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Workshop:

Tool 2: Twist

By Holly Lisle
Copyright © 2007 by Holly Lisle, All Rights Reserved


This workshop is taken from Holly's Plot Clinic.  Information on how to order the book can be found at the end of the article. 

Plot twists in a novel are not a magic trick. They rely on two simple facts of human nature.

First, based on what we human beings know, or think we know about what is going on around us, we make assumptions about what will happen next.

Second, we are surprised to varying degrees when the things we assumed would happen don’t.

So the elements of a story twist are:

·         You let the reader believe he knows the facts of the situation

·         You withhold critical information about the real situation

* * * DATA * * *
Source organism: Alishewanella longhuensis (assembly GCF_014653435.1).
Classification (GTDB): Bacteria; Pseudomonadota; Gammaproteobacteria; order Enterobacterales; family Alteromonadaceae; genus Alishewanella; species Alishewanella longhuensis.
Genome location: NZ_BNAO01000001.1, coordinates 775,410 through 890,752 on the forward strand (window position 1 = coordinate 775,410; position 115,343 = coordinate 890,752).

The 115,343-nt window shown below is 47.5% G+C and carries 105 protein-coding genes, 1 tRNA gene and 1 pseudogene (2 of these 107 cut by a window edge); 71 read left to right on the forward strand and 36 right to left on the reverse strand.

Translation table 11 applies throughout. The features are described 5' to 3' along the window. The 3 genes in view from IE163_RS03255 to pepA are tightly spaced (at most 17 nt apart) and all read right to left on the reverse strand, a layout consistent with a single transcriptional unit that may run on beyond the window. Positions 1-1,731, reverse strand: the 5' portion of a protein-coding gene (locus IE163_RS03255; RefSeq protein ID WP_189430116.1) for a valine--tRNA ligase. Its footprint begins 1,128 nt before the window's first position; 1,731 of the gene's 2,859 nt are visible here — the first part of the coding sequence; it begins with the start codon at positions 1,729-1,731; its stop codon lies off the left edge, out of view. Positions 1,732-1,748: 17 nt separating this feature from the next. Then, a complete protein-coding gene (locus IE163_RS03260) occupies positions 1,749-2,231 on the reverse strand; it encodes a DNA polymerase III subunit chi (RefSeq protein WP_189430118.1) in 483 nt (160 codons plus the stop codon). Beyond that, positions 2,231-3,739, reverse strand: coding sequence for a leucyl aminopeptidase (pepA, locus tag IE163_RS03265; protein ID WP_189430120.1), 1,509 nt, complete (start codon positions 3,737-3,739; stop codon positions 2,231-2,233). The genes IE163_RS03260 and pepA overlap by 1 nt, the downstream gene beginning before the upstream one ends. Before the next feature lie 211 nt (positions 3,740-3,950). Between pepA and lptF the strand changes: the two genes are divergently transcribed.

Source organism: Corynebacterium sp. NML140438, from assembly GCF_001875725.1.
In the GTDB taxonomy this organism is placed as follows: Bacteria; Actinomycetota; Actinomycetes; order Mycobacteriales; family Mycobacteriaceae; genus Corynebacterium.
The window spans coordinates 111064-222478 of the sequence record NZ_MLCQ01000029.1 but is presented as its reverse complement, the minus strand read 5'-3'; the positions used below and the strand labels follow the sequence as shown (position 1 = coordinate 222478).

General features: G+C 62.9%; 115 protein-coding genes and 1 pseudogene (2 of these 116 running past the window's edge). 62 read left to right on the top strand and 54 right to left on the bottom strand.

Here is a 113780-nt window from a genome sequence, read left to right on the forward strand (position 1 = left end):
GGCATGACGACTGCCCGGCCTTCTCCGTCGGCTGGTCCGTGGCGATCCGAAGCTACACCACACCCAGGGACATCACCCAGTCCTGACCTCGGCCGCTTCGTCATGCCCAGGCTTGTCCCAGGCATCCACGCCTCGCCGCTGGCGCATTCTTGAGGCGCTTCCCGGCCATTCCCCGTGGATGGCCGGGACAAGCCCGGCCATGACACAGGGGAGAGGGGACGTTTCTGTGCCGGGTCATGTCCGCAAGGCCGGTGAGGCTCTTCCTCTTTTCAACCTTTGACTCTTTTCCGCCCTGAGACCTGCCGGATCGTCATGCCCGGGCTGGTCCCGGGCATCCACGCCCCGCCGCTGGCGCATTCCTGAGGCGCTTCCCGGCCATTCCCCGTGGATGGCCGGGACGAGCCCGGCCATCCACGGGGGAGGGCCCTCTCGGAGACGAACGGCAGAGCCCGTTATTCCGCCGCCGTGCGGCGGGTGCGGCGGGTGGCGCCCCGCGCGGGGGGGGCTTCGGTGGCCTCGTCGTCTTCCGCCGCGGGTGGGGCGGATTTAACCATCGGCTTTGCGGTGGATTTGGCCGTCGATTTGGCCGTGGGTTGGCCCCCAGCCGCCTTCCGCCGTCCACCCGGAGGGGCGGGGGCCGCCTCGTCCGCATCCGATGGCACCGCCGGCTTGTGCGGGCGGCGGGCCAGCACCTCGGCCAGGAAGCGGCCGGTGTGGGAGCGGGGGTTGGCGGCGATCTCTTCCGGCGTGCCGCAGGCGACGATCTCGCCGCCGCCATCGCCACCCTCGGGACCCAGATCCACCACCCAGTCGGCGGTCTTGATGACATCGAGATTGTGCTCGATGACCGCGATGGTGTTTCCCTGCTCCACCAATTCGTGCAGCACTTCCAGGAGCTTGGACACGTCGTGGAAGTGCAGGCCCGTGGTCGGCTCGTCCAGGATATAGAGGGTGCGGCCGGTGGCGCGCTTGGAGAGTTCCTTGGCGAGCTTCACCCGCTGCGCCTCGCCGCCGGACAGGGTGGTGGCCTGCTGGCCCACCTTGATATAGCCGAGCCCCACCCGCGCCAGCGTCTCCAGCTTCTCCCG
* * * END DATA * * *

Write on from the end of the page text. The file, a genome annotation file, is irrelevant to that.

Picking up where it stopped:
·         You figure out what the reader will assume is going to happen

·         You make something else happen

Doing the Twist

I already set up a bit of a twist back in Question, when I discovered that Lucy thought Bob was cute, and then Bob stole her purse. She made an assumption: Cute guy equals nice guy. He wrecked her assumption, and provided a very small twist, by stealing her purse.

But there was another bit of information that I got back in Question that has been bugging me, and this came from an accusatory question that I asked as an example of what you don’t do (for your opening question—for follow-up questions, asking about specific details is just fine).

Here’s the question. Let’s see if your mind runs where mine does.